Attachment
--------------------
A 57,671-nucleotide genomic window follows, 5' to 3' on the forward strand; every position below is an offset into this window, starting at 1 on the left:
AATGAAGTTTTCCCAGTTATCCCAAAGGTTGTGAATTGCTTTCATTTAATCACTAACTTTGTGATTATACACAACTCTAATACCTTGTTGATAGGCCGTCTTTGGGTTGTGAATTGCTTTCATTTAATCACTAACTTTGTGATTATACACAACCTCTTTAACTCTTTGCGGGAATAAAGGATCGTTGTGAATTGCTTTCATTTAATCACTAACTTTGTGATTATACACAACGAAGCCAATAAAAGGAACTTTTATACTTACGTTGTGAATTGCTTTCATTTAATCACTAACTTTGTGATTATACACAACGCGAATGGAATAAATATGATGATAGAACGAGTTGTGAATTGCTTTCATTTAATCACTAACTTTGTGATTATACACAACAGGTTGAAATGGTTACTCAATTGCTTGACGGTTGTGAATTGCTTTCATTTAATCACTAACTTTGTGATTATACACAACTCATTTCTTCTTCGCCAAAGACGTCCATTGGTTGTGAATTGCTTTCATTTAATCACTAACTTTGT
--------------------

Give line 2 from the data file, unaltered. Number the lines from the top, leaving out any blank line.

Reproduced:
AATGAAGTTTTCCCAGTTATCCCAAAGGTTGTGAATTGCTTTCATTTAATCACTAACTTTGTGATTATACACAACTCTAATACCTTGTTGATAGGCCGTCTTTGGGTTGTGAATTGCTTTCATTTAATCACTAACTTTGTGATTATACACAACCTCTTTAACTCTTTGCGGGAATAAAGGATCGTTGTGAATTGCTTTCATTTAATCACTAACTTTGTGATTATACACAACGAAGCCAATAAAAGGAACTTTTATACTTACGTTGTGAATTGCTTTCATTTAATCACTAACTTTGTGATTATACACAACGCGAATGGAATAAATATGATGATAGAACGAGTTGTGAATTGCTTTCATTTAATCACTAACTTTGTGATTATACACAACAGGTTGAAATGGTTACTCAATTGCTTGACGGTTGTGAATTGCTTTCATTTAATCACTAACTTTGTGATTATACACAACTCATTTCTTCTTCGCCAAAGACGTCCATTGGTTGTGAATTGCTTTCATTTAATCACTAACTTTGT